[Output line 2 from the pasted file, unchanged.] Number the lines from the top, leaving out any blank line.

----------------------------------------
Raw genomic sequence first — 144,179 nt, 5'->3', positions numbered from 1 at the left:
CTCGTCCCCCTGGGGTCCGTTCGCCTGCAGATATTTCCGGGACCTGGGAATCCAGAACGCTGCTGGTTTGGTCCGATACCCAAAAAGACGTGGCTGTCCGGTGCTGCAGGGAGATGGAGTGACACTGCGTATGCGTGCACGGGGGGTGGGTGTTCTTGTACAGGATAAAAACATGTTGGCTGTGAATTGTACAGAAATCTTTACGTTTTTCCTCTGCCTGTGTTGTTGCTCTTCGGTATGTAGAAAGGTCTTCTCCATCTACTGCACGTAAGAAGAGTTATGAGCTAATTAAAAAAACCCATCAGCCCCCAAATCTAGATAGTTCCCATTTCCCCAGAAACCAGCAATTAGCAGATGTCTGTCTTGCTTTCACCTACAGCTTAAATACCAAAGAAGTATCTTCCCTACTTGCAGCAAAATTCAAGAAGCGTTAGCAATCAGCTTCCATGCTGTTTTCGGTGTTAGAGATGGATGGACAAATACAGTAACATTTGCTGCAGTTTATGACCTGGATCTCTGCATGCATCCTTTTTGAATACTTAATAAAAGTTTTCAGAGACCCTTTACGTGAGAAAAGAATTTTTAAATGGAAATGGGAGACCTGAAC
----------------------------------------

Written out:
CTCGTCCCCCTGGGGTCCGTTCGCCTGCAGATATTTCCGGGACCTGGGAATCCAGAACGCTGCTGGTTTGGTCCGATACCCAAAAAGACGTGGCTGTCCGGTGCTGCAGGGAGATGGAGTGACACTGCGTATGCGTGCACGGGGGGTGGGTGTTCTTGTACAGGATAAAAACATGTTGGCTGTGAATTGTACAGAAATCTTTACGTTTTTCCTCTGCCTGTGTTGTTGCTCTTCGGTATGTAGAAAGGTCTTCTCCATCTACTGCACGTAAGAAGAGTTATGAGCTAATTAAAAAAACCCATCAGCCCCCAAATCTAGATAGTTCCCATTTCCCCAGAAACCAGCAATTAGCAGATGTCTGTCTTGCTTTCACCTACAGCTTAAATACCAAAGAAGTATCTTCCCTACTTGCAGCAAAATTCAAGAAGCGTTAGCAATCAGCTTCCATGCTGTTTTCGGTGTTAGAGATGGATGGACAAATACAGTAACATTTGCTGCAGTTTATGACCTGGATCTCTGCATGCATCCTTTTTGAATACTTAATAAAAGTTTTCAGAGACCCTTTACGTGAGAAAAGAATTTTTAAATGGAAATGGGAGACCTGAAC